Amidst soaring home prices and rising mortgage rates, renters in the majority of Canada's largest cities can't afford to buy a starter home where they currently live.
While a "starter home" used to mean a smaller abode with a roughly $200K price tag, the concept has taken on a more literal definition in today's pricey real estate markets -- regardless of size or price, a starter home is a property that starts a buyer's entry into the ownership market.
With the average home price exceeding $1M in some cities, affordable entry-level properties are increasingly hard to come buy.
To determine where renters can still afford to make the jump to homeownership, Point2Homes reviewed starter home prices -- considered to be half the value of a city's benchmark price -- and the median household income of renters in Canada's 50 largest cities.
Point2Homes also calculated the minimum income required to afford the monthly mortgage payments on a starter home, assuming a 5.75%, 25-year fixed-rate mortgage and a 20% down payment. The calculation also considered that monthly payments should not exceed 30% of a household's income.
According to the report, renters are priced out in 36 cities, making up to $99K less than what they would need to buy a starter home where they currently live.
In the 14 least affordable cities, all of which are in Ontario and British Columbia, renters earn 42% to 59% less than the income required to purchase property. In 10 of these cities, the price of a starter home exceeds $500K; in three of them, it's over $700K.
The greatest gap was found in Richmond Hill -- renters earn an average of $70,422, but need to make $169,749 to buy a starter home. Similar discrepancies can be seen in Oakville, Markham, and Vaughan, where renters earn between 56% and 58% less than the income required for an entry-level home.
"Starter homes come in all shapes and sizes, and now they run the gamut in terms of price as well," Point2Homes wrote.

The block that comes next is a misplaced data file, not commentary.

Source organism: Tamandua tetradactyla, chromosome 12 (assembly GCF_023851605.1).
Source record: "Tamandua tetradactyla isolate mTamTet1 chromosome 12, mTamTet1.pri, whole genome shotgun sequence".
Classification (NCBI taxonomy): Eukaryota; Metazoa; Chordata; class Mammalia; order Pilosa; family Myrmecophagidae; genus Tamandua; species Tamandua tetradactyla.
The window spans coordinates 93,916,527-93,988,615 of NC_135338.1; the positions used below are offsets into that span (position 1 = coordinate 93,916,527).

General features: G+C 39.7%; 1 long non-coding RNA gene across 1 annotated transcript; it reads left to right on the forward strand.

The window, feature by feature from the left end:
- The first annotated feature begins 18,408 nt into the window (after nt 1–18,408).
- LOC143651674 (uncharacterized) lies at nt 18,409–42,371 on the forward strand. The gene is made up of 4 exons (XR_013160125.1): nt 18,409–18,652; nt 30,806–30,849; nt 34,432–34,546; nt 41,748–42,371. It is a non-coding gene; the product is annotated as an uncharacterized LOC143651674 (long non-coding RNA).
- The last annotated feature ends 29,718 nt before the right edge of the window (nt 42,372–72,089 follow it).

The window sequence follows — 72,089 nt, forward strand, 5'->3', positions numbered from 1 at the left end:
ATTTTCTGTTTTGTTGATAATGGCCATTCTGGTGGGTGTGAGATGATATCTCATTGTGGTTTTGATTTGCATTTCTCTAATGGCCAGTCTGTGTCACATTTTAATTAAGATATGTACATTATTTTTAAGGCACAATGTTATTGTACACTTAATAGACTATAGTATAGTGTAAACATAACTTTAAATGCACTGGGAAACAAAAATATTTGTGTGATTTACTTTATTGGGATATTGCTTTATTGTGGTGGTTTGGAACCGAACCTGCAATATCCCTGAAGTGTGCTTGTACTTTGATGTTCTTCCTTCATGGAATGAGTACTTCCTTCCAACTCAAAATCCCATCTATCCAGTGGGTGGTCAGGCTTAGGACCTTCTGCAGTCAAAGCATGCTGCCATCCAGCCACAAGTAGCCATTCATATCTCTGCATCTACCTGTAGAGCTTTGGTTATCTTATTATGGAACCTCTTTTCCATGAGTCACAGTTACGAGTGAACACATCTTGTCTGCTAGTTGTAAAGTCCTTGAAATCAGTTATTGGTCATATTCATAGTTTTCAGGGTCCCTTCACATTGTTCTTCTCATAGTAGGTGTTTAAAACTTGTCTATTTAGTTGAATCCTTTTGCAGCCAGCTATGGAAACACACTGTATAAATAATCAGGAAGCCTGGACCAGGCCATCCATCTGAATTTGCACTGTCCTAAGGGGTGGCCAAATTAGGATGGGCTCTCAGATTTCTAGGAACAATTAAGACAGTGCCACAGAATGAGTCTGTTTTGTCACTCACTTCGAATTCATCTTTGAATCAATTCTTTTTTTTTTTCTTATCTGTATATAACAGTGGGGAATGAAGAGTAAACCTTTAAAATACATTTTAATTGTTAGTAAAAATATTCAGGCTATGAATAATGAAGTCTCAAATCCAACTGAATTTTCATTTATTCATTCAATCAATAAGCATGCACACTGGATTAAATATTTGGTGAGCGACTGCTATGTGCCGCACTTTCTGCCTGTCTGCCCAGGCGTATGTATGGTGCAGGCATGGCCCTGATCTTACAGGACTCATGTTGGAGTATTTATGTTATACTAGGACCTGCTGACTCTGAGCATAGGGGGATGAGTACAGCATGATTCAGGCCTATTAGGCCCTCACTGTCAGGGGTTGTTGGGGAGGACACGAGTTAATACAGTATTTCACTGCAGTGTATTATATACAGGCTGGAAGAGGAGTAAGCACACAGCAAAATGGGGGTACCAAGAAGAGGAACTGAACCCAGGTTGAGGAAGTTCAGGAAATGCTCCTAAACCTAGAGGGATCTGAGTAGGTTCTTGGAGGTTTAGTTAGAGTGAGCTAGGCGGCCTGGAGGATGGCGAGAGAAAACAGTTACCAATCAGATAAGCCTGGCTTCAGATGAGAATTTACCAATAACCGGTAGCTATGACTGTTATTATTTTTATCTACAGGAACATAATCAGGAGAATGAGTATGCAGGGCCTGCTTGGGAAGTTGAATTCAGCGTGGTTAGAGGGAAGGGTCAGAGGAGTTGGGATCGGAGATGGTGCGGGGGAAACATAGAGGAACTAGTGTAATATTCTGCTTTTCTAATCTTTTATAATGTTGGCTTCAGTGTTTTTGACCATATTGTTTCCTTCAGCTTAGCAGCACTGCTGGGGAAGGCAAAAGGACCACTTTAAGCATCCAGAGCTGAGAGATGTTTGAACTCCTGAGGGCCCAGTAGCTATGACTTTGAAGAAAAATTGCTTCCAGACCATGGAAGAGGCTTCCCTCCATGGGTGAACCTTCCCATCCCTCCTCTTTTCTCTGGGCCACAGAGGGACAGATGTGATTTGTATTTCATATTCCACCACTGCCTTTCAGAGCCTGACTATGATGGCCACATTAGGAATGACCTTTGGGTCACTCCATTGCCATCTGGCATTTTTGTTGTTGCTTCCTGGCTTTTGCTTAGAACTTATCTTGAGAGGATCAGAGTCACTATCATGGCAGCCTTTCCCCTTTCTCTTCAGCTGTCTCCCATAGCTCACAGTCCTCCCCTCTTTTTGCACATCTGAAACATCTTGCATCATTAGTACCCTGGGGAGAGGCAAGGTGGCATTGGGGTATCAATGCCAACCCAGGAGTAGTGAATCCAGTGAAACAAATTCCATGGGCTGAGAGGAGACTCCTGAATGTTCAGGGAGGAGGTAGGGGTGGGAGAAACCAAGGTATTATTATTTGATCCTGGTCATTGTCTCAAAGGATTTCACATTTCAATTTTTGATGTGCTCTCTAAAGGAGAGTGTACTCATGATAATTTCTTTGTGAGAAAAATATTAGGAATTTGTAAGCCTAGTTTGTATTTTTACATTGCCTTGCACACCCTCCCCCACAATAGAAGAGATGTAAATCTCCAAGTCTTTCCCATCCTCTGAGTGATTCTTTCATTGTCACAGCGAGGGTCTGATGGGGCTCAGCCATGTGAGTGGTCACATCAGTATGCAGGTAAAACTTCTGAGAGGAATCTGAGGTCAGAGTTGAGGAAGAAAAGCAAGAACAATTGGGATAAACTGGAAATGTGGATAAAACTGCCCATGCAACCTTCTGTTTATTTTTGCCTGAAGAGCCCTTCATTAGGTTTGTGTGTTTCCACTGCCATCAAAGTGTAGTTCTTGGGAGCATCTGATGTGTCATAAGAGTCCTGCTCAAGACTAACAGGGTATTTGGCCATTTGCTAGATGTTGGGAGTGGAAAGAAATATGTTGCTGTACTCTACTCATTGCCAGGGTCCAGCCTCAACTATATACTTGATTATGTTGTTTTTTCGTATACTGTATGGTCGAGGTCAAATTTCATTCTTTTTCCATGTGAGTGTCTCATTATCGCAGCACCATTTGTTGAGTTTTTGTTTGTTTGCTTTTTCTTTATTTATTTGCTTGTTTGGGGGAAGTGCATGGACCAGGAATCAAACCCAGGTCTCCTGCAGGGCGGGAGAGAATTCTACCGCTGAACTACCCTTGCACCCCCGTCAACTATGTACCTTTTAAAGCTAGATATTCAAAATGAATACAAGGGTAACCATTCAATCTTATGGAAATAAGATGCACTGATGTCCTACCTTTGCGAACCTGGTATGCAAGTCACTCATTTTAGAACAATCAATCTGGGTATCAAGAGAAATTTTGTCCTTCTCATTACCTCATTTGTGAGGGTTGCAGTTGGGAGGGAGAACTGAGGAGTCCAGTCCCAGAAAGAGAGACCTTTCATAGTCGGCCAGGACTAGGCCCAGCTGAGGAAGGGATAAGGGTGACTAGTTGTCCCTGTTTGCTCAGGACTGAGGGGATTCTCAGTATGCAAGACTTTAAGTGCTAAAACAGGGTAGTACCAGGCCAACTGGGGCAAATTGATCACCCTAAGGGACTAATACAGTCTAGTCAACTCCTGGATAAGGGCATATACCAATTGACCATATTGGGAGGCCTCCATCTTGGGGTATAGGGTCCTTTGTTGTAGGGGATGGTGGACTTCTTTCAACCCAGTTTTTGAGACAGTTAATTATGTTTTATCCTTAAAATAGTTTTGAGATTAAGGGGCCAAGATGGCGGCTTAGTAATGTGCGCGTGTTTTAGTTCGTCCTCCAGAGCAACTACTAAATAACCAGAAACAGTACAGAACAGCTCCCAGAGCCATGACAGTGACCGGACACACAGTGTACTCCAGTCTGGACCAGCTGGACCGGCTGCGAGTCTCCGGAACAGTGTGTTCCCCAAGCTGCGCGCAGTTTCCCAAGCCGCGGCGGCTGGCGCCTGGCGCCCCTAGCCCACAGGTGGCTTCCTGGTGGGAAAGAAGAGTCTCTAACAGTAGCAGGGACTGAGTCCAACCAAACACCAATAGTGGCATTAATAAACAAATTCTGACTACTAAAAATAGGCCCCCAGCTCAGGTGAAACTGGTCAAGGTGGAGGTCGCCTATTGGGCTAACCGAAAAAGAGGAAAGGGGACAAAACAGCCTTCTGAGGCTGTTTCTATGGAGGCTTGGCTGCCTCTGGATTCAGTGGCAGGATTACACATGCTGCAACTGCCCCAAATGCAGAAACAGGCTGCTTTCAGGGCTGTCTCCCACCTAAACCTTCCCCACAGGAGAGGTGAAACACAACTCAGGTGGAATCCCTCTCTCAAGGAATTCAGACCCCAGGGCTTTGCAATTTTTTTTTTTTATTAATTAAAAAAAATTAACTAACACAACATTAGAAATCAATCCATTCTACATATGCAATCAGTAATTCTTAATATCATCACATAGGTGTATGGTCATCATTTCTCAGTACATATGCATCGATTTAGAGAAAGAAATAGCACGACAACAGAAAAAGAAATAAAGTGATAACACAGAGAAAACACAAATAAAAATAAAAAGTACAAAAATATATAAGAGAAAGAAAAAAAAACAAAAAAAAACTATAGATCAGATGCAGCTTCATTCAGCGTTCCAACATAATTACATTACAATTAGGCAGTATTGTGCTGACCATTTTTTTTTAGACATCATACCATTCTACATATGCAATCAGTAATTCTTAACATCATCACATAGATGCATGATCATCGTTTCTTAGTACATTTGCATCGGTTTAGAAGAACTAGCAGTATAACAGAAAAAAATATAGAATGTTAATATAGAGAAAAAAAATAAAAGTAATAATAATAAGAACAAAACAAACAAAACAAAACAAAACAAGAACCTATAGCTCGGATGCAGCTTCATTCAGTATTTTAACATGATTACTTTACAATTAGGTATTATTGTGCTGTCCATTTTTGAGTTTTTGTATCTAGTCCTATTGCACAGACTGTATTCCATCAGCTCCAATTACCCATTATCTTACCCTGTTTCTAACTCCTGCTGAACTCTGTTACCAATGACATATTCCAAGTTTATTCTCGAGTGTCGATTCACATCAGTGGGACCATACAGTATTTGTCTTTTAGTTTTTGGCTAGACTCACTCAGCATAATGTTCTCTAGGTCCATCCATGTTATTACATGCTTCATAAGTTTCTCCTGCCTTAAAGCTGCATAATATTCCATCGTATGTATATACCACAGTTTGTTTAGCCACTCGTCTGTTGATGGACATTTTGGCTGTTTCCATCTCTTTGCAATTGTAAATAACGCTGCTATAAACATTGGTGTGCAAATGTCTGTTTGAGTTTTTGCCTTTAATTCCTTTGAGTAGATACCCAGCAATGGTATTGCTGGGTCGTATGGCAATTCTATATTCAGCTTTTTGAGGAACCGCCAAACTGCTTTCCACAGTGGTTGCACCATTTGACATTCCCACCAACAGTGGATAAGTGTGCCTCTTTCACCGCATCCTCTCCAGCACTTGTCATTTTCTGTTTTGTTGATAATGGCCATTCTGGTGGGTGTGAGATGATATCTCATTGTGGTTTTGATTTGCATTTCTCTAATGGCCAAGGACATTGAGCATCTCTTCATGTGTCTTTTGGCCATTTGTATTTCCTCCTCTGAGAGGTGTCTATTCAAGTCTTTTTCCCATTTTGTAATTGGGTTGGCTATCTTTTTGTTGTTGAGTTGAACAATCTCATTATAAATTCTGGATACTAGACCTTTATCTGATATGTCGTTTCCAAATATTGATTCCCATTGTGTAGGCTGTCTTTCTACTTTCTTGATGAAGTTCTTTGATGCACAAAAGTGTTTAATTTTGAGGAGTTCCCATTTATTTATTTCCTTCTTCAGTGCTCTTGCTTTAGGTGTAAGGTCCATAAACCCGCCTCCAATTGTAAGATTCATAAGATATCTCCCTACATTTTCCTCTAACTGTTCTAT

"Although an entry-level home used to be synonymous with a home that costs around $200K, this money wouldn’t even buy a room in a starter home in the 14 cities that are the least affordable for renters who want to switch to homeownership."
Although the majority of Canada's large cities are inhospitable for first-time buyers, renters in 14 municipalities -- eight of which are in Quebec -- are well-positioned for homeownership, earning between 2% and 52% more than the minimum income required for a starter home.
Renters in Edmonton earn an average of $70,573, nearly on-par with those in Richmond Hill. But, unlike their Ontarian peers, residents of Alberta's capital city only need to make $46,483 to afford a starter home.
Renters in St. John's and Regina are also primed for homeownership, earning 40% and 50% more, respectively, than the income required for an entry-level abode in their city. Those in Lévis, Quebec City, Trois-Rivières, and Saguenay earn between 26% and 36% more than the income required for a starter home.
While income plays an important role in the quest for homeownership, the real reason renters are able to make a purchase in the aforementioned cities is their lower property prices. In 10 of the cities where renters can comfortably afford a starter home, such properties cost less than $200K.
While starter homes are attainable in more than a dozen cities on paper, the reality is much starker. Only 13 cities have shares of starter homes higher than 10%, and only five meed the criteria for affordability.
In Regina, Calgary, Edmonton, Saskatoon, and Winnipeg, renters earn the minimum income or higher, starter homes are reasonably priced, and the market has a high share of entry-level properties.
Markham (18%), Vaughan (17%), and Richmond Hill (15%) have some of the highest shares of starter homes available, but their high prices put them out of reach for the majority of renters.
In 11 markets, including Barrie, St. Catharines, and Kingston, the share of starter homes is less than 2%, or fewer than 10 properties on the market. In Ajax and Cambridge, there were zero starter homes for sale.
"The starter home’s new and simplified definition is 'the cheapest home in town.' However, this simplified definition does nothing to simplify matters for renters and first-time buyers," Point2Homes said.
"The change in definition can’t mask the painful reality: Even starter homes — which should represent the epitome of affordability — are increasingly becoming anything but."